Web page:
A bolt of lightning split the sky, and Alec was able to distinguish the silks of the riders as their mounts reared in the starting stalls. “I still think the starter ought to hold them off,” Alec said.
A filly in the race is injured, and it makes Alec worry about the Black all over again, and he ruminates on the Black’s injury (which…now seems to have been an abscess? maybe with some foreign debris? it’s wholly unclear.) and somehow that gives him a really terrible idea.
“Come on,” he said, “We ought to watch the operation on [the filly].”
“Why?” [Henry] asked uneasily.
“It’s something we should know about,” Alec said. “Part of our job, like you’re always telling me.”
How is watching leg surgery part of your job? How? Anyway, it freaks Henry right the hell out because he’s having his own medical anxiety.
During the operation, Alec starts quizzing the vets and there’s like a whole crowd and it’s this super weird and chummy boys’ club where they all hang out while the vet pieces back together this poor filly’s leg and it’s just super weird, you guys. My best guess is that Walter Farley did a bunch of research and didn’t want to waste it so he wrote this scene.
There’s a weird bit where Alec goes on TV with a bunch of other jockeys and they answer awkward questions together. There’s a real attempt to paint out the personalities of the other jockeys: one’s a talented kid, one’s in it for the money, one’s a hardened veteran who loves it and will never retire, etc. Honestly it’s all kind of boring. I wish I cared, because it could be a really cool angle, but I just don’t.
Well, except for this bit.
Pete Edge sat alongside Jay, his short legs crossed. He was built square and was strong enough to drag the carcass of a dead horse out of his stall, which Alec had seen him do.
WHAT THE EVERLOVING FUCK?!?!?
Weird interview over, it’s time for Steve and Flame to arrive. And he makes an impression – Alec and Henry both freak out about how much he looks like the Black. But Alec still wants to help Steve out.
“Will you be working the Black tomorrow? I mean…if you are, do you think you could work him with us?”
“Together? The Black and Flame?”
“Yes. You see…what I mean is that it would impress the track officials more than if I worked Flame alone. They’d see the kind of horse he is when he could stay with the Black.”
This is an absolutely terrible idea, so naturally Alec is fine with it.
Predictably, it goes very badly.
He knew too that neither he nor Steve were any longer a part of this race. They were only witnesses to a savage battle that had been going on since the beginning of time. What would have been natural combat between two competing stallions had given way to the strongest instinct of all – flight! They would not stop until they had run themselves into the ground.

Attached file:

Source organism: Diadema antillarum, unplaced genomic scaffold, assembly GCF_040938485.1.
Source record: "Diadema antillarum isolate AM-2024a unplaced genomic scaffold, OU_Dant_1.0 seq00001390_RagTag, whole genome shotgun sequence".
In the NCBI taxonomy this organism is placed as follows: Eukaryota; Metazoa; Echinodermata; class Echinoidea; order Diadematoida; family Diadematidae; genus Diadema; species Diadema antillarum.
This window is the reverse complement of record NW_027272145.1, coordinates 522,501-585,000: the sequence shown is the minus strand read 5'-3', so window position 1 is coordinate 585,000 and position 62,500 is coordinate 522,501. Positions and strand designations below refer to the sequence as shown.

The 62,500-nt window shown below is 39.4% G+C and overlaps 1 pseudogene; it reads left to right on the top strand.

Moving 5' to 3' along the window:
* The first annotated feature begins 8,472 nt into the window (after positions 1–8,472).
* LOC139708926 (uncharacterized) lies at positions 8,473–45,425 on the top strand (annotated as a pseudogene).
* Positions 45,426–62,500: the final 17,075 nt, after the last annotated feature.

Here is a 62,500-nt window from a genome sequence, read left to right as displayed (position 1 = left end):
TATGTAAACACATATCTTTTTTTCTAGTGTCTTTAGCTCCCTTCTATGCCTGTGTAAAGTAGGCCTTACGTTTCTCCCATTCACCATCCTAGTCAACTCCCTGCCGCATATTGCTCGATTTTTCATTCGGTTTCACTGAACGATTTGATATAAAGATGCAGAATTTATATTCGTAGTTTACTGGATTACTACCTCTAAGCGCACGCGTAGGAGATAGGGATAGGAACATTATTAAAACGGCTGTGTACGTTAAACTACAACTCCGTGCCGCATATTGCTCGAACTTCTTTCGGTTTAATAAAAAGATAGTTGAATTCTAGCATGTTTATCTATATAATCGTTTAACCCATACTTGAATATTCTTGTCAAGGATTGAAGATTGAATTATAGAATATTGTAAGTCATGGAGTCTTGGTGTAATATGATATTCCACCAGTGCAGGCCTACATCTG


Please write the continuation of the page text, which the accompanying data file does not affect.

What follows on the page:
Yeah, really badly.
The two stallions staggered as they approached the tunnel beneath the stands, and rocked on the springs of their legs, one tired foot following another. The interplay of muscle was there for all to see but so was the immense fatigue. Every movement appeared torturous.
Alec realizes that Steve intended to provoke the Black and yet still defends him to Henry.
Steve enters Flame into a race and it’s…nothing like the race from The Island Stallion Races. Remember how Steve basically targeted Flame at horses up front? Yeah, no, Flame is perfectly happy to just run along and let Steve guide him around the track. He wins, of course, which makes Steve even more of an insufferable asshole than he was.
Steve shrugged his shoulders and stood up. “I know you mean well, Alec, but you never rode a horse like Flame.”
“I know the kind of horse you’re talking about,” Alec said quietly. “But let’s leave it your way.”
So, the day comes, and the Black and Flame are entered into the same big race. It’s kind of anticlimactic? I dunno. Just kind of boring as far as races go in these books.
The Black wins, of course, in a photo finish by a sliver of a nose. And Alec’s first thought is to go find Steve.
He felt that the activities about to take place in the winner’s circle were not as important as his talking to Steve Duncan as soon as possible. For Steve, the apprentice rider, had been beaten to a greater extent than his horse.
Alec behaves through this whole book as if he and Steve are in some kind of weird abusive relationship. Steve is a complete asshole, and Alec keeps going out of his way to help him and be nice to him.
Steve recovers a little bit at the very end and realizes that Alec’s been trying to be nice with him the whole time. They have a nice little exchange about why Steve wanted the money from racing – he’s trying to buy Azul Island – and then…the book ends.
So, yeah. Just weirdly anticlimactic punctuated by total insanity. One of the more low key Black Stallion books.
What do you think? Was this totally wasted? Did the aliens transplant Steve’s personality? What the hell kind of jockey hauls a horse carcass out of a stall???